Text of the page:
Why Didn't More Fans Watch The New Charlie's Angels Movie?

Charlie's Angels 2019 new angels trio

Why didn't more fans turn out for the new Charlie's Angels movie? There's always more than one reason why any movie disappoints at the box office. There have been some major highs in 2019 -- Avengers: Endgame, Joker, Captain Marvel, Aladdin, The Lion King, Hobbs & Shaw -- and a string of underperforming movies like Hellboy, Men in Black: International, Dark Phoenix, Rambo: Last Blood, Terminator: Dark Fate, and Doctor Sleep.

See any common denominators there? Fans love sequels. They hate sequels. They love remakes. They hate remakes. You have to get more specific to understand why fans avoid certain movies, so let's get specific on Charlie's Angels.

No One Wanted Another Charlie's Angels Movie

Sometimes a movie can get past a "Who Asked For This?" complaint by surprising with strong word-of-mouth reviews. I'm thinking of Jumanji: Welcome to the Jungle -- 'cause no one asked for another Jumanji movie. Then one showed up and it was awesome and it kept making money. So we're getting another Jumanji movie, which may or may not continue the success. Jared Leto and his fans would tell you we didn't need a new Joker movie, but then one showed up looking very different from what we're used to and fans made it the first R-Rated movie to hit $1 billion.

Charlie's Angels isn't technically a reboot, but it looked like one, and it left fans wondering why we were doing this again. It's a continuation of the Charlie's Angels film series started in 2000 and continued in 2003. But it's in the same boat with Men in Black: International in that it's not giving fans more of what they liked before, it's giving them something they did not ask for. Who is this movie for? On that note...

Charlie's Angels Didn't Have Enough Star Power

When the first trailer came out with Kristen Stewart's new look, showing off her comedic chops, there was a lot of interest on the internet. But you can't just launch a movie using niche social media reactions. Stewart has a loyal fan base she's been building since Twilight, and it's possible they did all turn out for Charlie's Angels' $8.6 million opening, but the movie needed a lot more.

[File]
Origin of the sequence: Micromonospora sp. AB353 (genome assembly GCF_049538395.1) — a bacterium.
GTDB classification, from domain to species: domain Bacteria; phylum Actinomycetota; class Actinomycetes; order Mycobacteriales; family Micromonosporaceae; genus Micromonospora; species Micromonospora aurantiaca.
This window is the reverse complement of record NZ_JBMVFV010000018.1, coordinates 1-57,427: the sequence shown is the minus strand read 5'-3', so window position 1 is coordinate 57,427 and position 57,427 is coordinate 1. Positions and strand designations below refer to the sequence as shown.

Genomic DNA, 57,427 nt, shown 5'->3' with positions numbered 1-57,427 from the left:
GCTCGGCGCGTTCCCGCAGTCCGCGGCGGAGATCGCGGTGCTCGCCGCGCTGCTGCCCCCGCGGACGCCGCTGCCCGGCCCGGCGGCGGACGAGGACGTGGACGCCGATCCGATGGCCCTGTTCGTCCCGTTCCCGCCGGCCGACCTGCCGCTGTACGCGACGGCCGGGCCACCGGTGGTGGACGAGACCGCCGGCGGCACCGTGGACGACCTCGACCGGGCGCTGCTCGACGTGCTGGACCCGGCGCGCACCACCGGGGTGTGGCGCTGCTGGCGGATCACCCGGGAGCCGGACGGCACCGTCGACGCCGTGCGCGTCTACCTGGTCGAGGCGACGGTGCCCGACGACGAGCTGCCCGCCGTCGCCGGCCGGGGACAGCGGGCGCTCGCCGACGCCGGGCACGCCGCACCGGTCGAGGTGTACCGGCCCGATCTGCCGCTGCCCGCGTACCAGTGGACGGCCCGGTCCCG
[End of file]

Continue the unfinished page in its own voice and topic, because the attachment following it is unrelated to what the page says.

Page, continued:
The 2000 Charlie's Angels had the combined star power of Cameron Diaz, Drew Barrymore, and Lucy Liu, plus Bill Murray and Tim Curry. The new Charlie's Angels has Elizabeth Banks, Patrick Stewart, and Djimon Hounsou, but it mostly seems to be trying to establish new stars. That's a worthy goal -- new stars have to start somewhere -- but it's risky for a big-budget movie.

Charlie's Angels Needed To Be A Better Movie - Or At Least Get Good Word-Of-Mouth

If you're going to pull a Jumanji: Welcome to the Jungle, you need people on your side. You don't always need the critics, but you DO need the public. Charlie's Angels has a B+ CinemaScore, which is good but not wowza. The Good Liar is there with a B score, which may be part of why that movie tanked even harder in its opening this weekend. Charlie's Angels has a meh 60% rating from critics on Rotten Tomatoes and an 80% rating from users, but there are only 592 verified reviews up now. It has a very low 4.3/10 rating from 4,403 users on IMDb.